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Sunday, July 21

Gapers Block

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Disclexington Productions originated as the record producing arm of the Houston-based underground rock group, de Schmog. The name Lexington comes from the street where the band practiced. The residential street butted up to a freeway and so the rent was cheap. This brought bands, artists and other bohemians to Lexington and for several years there was a great community spirit of creativity. Disclexington is now based on Chicago's Southside in the Heart of Chicago neighborhood.

Disclexington has recently released Ed, an eight- band compilation that includes the music of Bob Taylor, Brillo, Broadtosser, churchbus, Hotel Brotherhood, New Town Drunks (from Chapel Hill, NC), the C*nts, and Urban Djin (see my interview with Urban in the archives). This poignant and engaging compilation firmly indicates that Disclexington Productions has a promising and important future. In fact, this year Disclexington plans to release new albums by churchbus, New Town Drunks, THE LATEST and Bright Men of Learning, as well as re-release some work of de Schmog, including the rock opera de Schmog Fairy Tale. Visit Kilian Sweeney's label at to listen to samples and to purchase Ed.

Q: To put out a compilation as a first release seems to me to work as a statement: this is the framework within which this label will draw and hone its inspiration. When initially soliciting participation from such a wide cast of talent, did you suspect that they would flow together? Or has the flow of Ed come as a surprise?

Sweeney: I hope it flows. As the producer I am too biased to tell, but I am always looking for flow and continuity in life. Yes, I think it flows amazingly.

The project came together in stages. It is 8 bucks for eight bands recorded on an 8-Track (not one of those old stereo 8-tracks but a half-inch analog tape machine). The 8-Track machine was sort of a gift from Ed Skinny Horse who had some kind of personal revelation, and up and moved to Cambodia. He gave Snake all his gear and we decided it had to be put to use. We got an 8-Track expert to help show us how to use the darn thing. That was Kris Poulin, a terrific engineer who has worked on lots of great Chicago projects including Devin Davis' Lonely People of the World Unite. He also plays in the band Love Story in Blood Red. Anyway, we started recording our band churchbus, but I thought that to get really intimate with the gear we had to record some other bands — you know, meet some new challenges. So it just appeared to be clever to do eight bands. Somewhere along the way, after recording three bands and hearing how good it was, I decided I should release it.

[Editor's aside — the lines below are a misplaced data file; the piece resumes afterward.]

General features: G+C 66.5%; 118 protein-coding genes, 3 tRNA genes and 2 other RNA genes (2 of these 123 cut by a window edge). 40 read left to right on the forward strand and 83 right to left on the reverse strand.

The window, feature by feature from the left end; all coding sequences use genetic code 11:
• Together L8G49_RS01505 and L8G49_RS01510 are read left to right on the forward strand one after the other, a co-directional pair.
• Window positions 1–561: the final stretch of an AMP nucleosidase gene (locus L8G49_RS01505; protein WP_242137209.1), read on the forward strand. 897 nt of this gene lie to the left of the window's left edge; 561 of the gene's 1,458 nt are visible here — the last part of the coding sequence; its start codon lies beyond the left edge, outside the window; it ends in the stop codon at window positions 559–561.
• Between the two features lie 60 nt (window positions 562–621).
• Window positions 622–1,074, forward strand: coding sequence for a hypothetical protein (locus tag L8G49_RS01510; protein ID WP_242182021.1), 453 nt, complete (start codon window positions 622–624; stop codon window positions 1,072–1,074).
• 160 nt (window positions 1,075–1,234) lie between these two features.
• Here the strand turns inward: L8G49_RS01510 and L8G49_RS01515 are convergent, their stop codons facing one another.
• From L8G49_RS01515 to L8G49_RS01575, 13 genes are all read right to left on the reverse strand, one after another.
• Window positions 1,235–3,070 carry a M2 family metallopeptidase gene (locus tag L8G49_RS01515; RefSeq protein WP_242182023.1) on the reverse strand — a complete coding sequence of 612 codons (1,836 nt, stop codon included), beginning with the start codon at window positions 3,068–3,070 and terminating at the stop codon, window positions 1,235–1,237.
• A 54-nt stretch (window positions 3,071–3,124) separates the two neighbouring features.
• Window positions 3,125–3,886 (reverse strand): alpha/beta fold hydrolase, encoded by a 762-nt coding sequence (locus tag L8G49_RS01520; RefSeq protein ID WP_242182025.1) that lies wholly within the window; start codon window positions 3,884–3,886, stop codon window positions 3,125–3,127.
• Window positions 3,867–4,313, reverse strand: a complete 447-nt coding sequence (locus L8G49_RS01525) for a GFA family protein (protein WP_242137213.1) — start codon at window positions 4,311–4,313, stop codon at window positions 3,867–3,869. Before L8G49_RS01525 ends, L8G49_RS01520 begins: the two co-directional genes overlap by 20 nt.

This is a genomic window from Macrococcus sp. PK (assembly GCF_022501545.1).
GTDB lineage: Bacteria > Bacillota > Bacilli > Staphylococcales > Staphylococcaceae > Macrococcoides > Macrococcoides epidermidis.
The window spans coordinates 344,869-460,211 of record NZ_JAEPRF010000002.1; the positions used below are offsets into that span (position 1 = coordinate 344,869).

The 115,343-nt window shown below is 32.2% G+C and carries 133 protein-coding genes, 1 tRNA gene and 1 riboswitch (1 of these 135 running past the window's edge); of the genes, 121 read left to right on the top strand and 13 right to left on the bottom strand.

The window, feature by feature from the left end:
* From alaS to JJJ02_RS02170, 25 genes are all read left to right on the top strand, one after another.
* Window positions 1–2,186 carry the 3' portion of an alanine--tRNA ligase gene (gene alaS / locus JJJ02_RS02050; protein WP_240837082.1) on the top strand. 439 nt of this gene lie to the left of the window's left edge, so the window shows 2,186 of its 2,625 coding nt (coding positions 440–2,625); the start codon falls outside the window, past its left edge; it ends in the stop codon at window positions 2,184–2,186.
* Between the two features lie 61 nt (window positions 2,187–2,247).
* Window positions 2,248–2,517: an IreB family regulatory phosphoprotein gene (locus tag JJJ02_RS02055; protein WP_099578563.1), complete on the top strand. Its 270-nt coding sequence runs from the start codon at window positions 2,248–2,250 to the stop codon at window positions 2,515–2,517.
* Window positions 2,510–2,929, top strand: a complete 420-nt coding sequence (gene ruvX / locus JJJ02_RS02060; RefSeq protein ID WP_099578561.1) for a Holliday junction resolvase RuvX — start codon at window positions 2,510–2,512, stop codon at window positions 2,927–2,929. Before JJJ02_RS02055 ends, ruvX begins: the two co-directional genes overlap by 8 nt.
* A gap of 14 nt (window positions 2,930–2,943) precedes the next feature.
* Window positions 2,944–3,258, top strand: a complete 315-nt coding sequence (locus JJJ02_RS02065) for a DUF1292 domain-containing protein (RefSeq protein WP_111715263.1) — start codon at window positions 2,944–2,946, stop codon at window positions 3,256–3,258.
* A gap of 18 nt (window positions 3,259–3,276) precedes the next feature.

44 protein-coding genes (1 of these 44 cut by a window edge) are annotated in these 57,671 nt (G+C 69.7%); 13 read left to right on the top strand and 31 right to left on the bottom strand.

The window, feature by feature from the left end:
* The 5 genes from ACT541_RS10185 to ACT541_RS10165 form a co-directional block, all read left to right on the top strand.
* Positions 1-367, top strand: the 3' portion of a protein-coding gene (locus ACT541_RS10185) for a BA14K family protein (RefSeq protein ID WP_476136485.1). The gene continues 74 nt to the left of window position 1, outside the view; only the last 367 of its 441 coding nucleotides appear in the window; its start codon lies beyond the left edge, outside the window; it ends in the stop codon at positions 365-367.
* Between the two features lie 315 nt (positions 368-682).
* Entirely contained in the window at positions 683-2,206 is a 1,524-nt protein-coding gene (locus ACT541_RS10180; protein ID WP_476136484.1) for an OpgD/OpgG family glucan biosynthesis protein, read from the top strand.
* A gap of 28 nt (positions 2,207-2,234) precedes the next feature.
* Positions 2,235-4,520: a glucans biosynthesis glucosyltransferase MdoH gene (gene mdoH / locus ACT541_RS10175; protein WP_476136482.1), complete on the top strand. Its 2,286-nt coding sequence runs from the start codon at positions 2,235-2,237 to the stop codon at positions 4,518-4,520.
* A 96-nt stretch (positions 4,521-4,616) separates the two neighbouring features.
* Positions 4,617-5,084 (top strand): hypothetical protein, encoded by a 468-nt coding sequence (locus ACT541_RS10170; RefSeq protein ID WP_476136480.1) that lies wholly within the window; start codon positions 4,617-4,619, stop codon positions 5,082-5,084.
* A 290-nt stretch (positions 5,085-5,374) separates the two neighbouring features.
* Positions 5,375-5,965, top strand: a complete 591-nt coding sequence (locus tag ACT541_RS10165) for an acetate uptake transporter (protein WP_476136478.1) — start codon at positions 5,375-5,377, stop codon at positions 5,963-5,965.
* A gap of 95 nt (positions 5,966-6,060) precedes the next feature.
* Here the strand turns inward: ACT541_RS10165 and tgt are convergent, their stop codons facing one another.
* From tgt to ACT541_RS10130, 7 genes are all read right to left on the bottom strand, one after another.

It is not actually the first Disclexington release, but it is the first in probably 12 years and before Disclexington was based in Houston. Now I'm in Chicago's Heart of Italy neighborhood on the South Side. About 15 years ago Disclexington put out an album called Ed, which was named after a guy in Houston who was really generous to my band at the time. So the name of this album and the reason for the name is sort of an inside joke for me that I'm sharing with you. It also speaks to the idea of "what comes around goes around" like the way the actual image of the number eight does: 8. Ed-Ed. Also it is the way the reel of tape looks while on an 8-track machine... I could go on and on.